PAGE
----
Friday, February 12, 2016

Lis This!

Rey Sanchez Investments v. Superior Court, No. E063757 (D4d2 Jan. 26, 2016).

If you are going to put a lis pendens on somebody’s property, you had better comply with the statutory service requirements under Code of Civil Procedure § 405.22, including service on everyone with an interest in the property and everyone in the action. And then you need to provide a proof of service. Under § 405.23, a lis pendens is “void and invalid” and subject to expungement if the service rules are not followed. Plaintiff didn’t follow the service rules in this case
—no proof of service—which merits a peremptory writ requiring the trial court to expunge the lis pendens.

Writ granted.

Nothing Retroactive Here

USS Posco Indus. v. Case, No. A140457 (D1d1 Jan. 26, 2016)

Labor Code § 218.5 permits a prevailing party to recover its fees in certain wage cases. While the case was pending, the Legislature amended § 218.5. Prior to the amendment, it was a pure loser-pays statute—the prevailing party, whether plaintiff or defendant, was simply entitled to a fee award. But under the amendment, the defendant can now recover fees only if the court finds the action was brought in bad faith. Citing retroactivity concerns, the trial court applied the old rule and gave defendant its fees. 


But according to the court here, that was error. While there was no evidence that the Legislature intended the amendment to work retroactively, California courts treat cost- and fee-shifting statutes as procedural, not substantive. Procedural changes are essentially prospectivethey apply only to procedural events as they occur, even if the facts of the case pre-date the change. Since, as the cases reason, the new rules apply only to litigation events occurring after the change, there are no perceived retroactivity concerns. Thus, the court here should have applied the new version of § 218.5, and in the absence of a bad faith finding, it should not have awarded fees to Defendant.

Reversed.

Thursday, February 11, 2016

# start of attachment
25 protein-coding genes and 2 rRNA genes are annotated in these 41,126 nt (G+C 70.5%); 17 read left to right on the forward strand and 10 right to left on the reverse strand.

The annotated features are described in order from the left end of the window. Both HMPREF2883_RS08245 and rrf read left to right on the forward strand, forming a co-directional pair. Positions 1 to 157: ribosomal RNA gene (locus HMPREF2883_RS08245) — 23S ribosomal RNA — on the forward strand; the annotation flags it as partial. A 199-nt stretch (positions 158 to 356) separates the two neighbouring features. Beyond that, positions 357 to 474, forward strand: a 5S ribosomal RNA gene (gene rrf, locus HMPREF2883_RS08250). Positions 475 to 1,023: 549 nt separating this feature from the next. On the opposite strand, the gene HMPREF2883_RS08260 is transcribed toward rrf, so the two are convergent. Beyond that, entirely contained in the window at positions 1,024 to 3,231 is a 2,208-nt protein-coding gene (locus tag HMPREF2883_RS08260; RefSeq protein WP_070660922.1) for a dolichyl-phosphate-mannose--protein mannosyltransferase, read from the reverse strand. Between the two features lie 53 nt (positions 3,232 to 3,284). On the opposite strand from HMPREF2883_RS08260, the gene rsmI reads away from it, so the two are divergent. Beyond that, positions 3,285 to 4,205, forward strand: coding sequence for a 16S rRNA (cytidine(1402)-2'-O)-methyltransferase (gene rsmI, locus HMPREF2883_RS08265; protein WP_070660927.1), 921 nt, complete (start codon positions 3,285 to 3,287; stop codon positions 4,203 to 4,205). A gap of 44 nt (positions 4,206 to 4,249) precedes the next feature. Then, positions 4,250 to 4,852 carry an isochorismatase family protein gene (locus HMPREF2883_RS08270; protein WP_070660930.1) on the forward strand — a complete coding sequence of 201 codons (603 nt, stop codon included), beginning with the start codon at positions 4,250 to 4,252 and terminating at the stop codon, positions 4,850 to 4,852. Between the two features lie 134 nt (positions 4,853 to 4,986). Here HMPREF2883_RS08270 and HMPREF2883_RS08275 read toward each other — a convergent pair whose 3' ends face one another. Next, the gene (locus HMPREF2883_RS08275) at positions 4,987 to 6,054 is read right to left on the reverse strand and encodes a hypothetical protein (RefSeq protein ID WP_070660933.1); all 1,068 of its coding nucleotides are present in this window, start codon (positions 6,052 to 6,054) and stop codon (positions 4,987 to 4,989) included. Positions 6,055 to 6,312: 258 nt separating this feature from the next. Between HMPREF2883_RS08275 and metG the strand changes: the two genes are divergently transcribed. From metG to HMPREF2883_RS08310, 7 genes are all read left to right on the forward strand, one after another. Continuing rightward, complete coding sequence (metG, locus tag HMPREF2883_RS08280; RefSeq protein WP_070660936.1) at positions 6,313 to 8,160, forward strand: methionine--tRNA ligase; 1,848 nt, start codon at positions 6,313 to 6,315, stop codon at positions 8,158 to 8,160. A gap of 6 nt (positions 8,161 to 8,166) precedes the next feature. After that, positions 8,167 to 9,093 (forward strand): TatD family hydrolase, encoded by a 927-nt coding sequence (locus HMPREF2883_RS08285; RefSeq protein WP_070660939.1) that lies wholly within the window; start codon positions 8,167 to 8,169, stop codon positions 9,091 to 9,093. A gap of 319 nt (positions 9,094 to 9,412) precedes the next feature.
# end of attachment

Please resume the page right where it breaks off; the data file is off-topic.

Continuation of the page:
Know when to Fold 'Em.

Bucur v. Ahmad, No. D068689 (D3d1 Jan. 26, 2016)

Plaintiffs in this case are on their fifth lawsuit over more or less the same operative facts. The court of appeal upholds dismissal on several theories, and also permits an award of sanctions under Code of Civil Procedure § 128.7.

 

Tuesday, February 9, 2016

Fake Decks up in the Files?

Kim v. Toyota Motor Corp., No. B247672 (D2d7, as modified Feb. 8, 2016)

This is an automotive products liability case mostly about when plaintiffs can admit evidence of industry custom to show a defect under the risk-benefit test. (The answer,
according to the court, is sometimes,  parting ways with other courts that have said always and never.) The court also, however, briefly tackles two points of procedural interest.
 

Monday, February 8, 2016

(Re) Clearing the Decks

So I just moved, we are expecting a second daughter in May, and I have spent the last month pulling all-nighters in expedited preliminary injunction proceedings. Which is all a way to say that I’ve fallen really behind on posts here. 

Saturday, January 23, 2016

You Need Not Intervene Till You Expect You Were Sold Out

Ziani Homeowners Assoc. v. Brookfield Ziani LLC, No. G050284 (D4d3 Dec. 22, 2015)
 

Some condo owners sought to intervene in a construction defect litigation between their HOA and the condo developer. The trial court denied their motion as untimely because two years had passed since the complaint was filed. But even if its not clearly spelled out in the California case law (till now) that’s not the standard. California’s intervention statute, Code of Civil Procedure § 387 was somewhat modeled on Federal Rule of Civil Procedure 24. So the court relies on a body of analogous—and more of less uniform—federal authority to say that the intervention clock shouldn’t start running until interveners know or at least should have known that their interests weren’t being adequately represented by the current parties. Because the trial court incorrectly decided that the clock started ticking on the date of filing, the court reversed and remanded for timeliness findings based on the correct standard.

Reversed and remanded.

Wednesday, January 20, 2016

Turtles All the Way Down

Unifund v. Dear, No. APP1400181 (Riverside App. Div. Dec. 21, 2015)

So this is one of those collections cases like they talked about on a pretty interesting This American Life where a debt collector buys a debt to enforce it needs to prove that it is a rightful assignee and that the debt records are real. As Ira and crew explained, the collectors in these cases are often unprepared to come up with the goods when the evidence is put to the test. But not in this case, or so says the court. But this one seems to whiff of a hearsay issue.